Luntz’s health care memo urges Republicans to denounce progressive reforms as ideas based upon a “committee of Washington bureaucrats.” The memo then calls for Republicans to strongly emphasize the “protection of the personalized doctor-patient relationship” because this approach allows Americans to believe that the GOP is doing something to “protect and improve something good“:
ThinkProgress compiled a video featuring Rep. Phil Gingrich (R-GA), Rep. Michael Burgess (R-TX), Rep. Tom Price (R-GA), Rep. Eric Cantor (R-VA), Sen. Chuck Grassley (R-IA), Sen. Orrin Hatch (R-UT), and Rep. Peter Roskam (R-IL) all embracing the vapid “patient-doctor” talking point in the past 48 hours. Watch it:
As the Wonk Room’s Igor Volsky details, Luntz’s strategy is to “obstruct health reform by ignoring what Obama is actually offering.” In all fairness, Luntz is very candid about his strategy of misdirection. Since Republicans currently have absolutely no plan for reforming health care, Luntz says to avoid projecting a policy plan and instead focus on language that “captures not just what Americans want to see but exactly what they want to hear.”
Indeed, Luntz also provides his polling and language advice to a plethora of health insurance companies.
In a new Time article on the state of the Republican Party, Sen. Olympia Snowe (R-ME) lamented the GOP’s exclusion of groups like minorities and environmentalists. “Ideological purity is not the ticket to the promised land,” she said, echoing comments her fellow Maine senator Susan Collins (R) made last week. She also complained that, “to the average American,” the GOP is just the party of “Big Oil and the rich“:
Snowe recalls that when she proposed fiscally conservative “triggers” to limit Bush’s tax cuts in case of deficits, she was attacked by fellow Republicans. “I don’t know when willy-nilly tax cuts became the essence of who we are,” she says. “To the average American who’s struggling, we’re in some other stratosphere. We’re the party of Big Business and Big Oil and the rich.”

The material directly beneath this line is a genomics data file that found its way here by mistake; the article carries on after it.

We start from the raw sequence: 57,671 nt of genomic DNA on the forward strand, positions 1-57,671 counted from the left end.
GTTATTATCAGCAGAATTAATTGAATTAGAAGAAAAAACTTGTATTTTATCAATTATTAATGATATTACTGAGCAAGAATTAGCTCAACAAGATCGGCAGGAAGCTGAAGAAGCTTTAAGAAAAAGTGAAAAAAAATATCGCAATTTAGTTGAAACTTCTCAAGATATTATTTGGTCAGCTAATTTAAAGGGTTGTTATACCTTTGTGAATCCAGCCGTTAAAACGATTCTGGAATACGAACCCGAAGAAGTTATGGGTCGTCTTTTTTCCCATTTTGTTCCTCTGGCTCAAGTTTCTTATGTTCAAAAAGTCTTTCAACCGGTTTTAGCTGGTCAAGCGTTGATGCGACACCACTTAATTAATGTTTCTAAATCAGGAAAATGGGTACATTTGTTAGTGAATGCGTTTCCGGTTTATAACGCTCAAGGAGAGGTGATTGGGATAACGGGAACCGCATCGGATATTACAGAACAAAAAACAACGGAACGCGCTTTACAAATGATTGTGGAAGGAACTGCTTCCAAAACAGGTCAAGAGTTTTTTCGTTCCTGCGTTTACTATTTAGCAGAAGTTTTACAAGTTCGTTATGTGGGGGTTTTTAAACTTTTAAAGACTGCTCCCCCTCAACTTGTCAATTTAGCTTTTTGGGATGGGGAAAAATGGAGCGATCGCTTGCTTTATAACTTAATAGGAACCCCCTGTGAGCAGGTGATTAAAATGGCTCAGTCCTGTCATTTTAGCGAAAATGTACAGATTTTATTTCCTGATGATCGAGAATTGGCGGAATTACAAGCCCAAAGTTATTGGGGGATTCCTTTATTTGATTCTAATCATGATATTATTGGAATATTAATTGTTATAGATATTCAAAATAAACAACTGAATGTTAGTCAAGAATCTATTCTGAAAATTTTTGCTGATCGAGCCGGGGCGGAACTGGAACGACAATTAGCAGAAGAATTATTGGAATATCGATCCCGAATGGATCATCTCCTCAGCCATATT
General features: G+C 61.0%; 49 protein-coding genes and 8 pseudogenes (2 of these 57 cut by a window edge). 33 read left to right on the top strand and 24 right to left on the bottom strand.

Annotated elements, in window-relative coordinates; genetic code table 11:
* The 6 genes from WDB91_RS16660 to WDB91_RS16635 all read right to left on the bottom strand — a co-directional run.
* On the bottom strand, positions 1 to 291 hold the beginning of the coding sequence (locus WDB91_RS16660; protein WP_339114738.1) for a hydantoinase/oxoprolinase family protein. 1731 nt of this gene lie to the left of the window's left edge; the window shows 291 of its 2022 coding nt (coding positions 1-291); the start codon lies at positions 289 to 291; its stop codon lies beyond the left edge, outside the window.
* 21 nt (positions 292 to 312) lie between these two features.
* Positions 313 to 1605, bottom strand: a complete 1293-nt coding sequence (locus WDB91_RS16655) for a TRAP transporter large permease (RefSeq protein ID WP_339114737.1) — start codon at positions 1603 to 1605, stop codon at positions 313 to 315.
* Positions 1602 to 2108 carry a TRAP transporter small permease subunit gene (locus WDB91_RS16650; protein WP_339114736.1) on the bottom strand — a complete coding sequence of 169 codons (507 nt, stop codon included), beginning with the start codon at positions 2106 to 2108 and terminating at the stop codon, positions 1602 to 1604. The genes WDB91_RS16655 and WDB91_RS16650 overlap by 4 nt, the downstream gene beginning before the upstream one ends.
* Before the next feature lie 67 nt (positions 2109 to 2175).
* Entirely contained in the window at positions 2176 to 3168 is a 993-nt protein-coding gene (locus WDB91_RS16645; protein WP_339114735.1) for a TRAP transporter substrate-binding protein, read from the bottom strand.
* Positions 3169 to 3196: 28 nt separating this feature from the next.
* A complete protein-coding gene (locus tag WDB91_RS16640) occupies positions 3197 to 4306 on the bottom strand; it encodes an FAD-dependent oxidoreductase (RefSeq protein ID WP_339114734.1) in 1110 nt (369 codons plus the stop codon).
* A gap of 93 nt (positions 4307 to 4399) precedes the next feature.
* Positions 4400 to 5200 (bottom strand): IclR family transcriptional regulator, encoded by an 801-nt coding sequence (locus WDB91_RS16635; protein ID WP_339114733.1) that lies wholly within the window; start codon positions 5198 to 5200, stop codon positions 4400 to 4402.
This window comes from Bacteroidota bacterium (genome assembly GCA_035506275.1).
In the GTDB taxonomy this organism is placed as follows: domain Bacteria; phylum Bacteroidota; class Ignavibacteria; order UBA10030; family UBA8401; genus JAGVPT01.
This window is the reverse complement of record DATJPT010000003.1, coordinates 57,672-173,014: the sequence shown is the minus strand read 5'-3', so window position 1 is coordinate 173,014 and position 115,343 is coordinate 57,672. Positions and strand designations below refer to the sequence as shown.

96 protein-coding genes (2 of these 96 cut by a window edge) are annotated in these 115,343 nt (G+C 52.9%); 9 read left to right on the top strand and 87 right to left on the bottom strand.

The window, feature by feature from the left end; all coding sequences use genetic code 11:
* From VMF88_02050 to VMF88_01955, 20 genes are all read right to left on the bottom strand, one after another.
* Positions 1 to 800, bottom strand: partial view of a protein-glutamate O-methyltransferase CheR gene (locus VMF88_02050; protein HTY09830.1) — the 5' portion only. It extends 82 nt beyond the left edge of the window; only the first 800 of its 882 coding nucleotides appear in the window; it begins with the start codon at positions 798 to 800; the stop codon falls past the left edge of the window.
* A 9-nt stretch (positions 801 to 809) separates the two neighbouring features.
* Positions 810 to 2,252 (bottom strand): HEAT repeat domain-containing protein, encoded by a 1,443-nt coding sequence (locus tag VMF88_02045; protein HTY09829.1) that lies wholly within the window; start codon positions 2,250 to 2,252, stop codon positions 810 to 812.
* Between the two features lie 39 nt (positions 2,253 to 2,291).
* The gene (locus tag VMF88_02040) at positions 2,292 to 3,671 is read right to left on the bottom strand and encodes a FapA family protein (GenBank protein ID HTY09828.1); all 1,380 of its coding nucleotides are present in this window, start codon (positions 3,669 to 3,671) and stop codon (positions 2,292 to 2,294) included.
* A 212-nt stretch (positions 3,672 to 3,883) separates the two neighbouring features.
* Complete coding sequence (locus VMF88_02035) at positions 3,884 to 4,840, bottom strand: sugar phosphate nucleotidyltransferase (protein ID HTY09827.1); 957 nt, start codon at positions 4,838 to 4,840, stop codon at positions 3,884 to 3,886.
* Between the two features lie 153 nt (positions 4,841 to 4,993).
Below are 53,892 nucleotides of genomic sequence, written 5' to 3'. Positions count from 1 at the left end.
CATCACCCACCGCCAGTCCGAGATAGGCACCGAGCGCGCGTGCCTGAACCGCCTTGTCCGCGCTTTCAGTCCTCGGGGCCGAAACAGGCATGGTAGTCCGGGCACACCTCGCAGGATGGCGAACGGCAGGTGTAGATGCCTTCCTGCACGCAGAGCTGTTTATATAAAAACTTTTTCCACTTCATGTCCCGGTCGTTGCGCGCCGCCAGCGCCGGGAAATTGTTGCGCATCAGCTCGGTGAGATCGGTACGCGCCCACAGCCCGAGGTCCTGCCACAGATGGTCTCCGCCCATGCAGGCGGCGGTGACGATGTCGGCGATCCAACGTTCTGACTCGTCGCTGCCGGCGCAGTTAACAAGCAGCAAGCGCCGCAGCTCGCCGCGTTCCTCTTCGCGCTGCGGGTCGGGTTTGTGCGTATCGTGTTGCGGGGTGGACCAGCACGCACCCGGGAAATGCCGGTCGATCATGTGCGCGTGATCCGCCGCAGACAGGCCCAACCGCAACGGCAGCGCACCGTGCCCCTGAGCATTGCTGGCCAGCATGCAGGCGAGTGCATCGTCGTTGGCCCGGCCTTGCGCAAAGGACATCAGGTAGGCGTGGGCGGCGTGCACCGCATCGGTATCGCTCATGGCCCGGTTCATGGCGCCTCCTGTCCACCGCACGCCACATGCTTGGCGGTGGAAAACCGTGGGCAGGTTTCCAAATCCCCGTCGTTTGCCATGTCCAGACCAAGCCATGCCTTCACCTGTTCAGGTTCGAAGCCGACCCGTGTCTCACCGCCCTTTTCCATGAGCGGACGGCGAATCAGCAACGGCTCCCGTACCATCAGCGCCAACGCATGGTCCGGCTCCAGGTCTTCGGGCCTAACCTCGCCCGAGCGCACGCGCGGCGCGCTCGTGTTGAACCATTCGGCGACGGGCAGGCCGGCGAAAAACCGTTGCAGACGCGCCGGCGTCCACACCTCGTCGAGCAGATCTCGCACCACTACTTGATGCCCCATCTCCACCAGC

Dan Choi, a West Point graduate and officer in the Army National Guard who is fluent in Arabic and who returned recently from Iraq, received notice today that the military is about to fire him. Why? Because he came out of the closet as a gay man on national television.
According to Belkin, a soon-to-be-released study by a group of experts in military law will show that “President Obama does, in fact, have stroke-of-the-pen authority to suspend gay discharges.” “An executive order would not get rid of the ‘Don’t Ask, Don’t Tell’ law, but would take the critical step of suspending its implementation, hence rendering it effectively dead,” says Belkin.
However, one interesting aspect of the announcement is how the government plans to help the banks raise the capital that they need. While the banks will presumably do their best to go out and raise capital from private investors, if they can’t, they will have the option of converting the shares that the government bought with the initial round of TARP into a new financial instrument:
This new instrument, called a “mandatory convertible preferred” share, gives banks the ability to create common equity as needed. The preferred shares convert to common shares when a bank or its regulator decides they should.
This means that the banks can convert government debt into equity if they hit a rough patch and the need arises. But as Robert Reich pointed out, “by this sleight-of-hand, the public takes on more risk,” moving from a preferred creditor to a common shareholder.
But more importantly, this whole song-and-dance means that the banks are still operating with a government guarantee, but without government control. They can go out and try to raise money, and investors know that the government is going to cover them if things go badly. The plan assures that the banks will remain alive, no matter how troubled, because Treasury will always swoop in to save the day. As James Kwak and Simon Johnson put it:
In the end, when a financial system is dominated by banks that are too big to fail – and they do fail – the only options are an FDIC-style takeover or the kind of public-private co-dependency that we see today. As far as the current crisis is concerned, the die is cast and the big banks won.
So in this post about how John Thune says he won’t vote for a gay Supreme Court nominee, I used the term “breeders” which is a derogatory slang term for heterosexuals. For this I stand accused by the humorless right of anti-straight bigotry. As a hetero-American myself, I think of it as me “reclaiming” the term.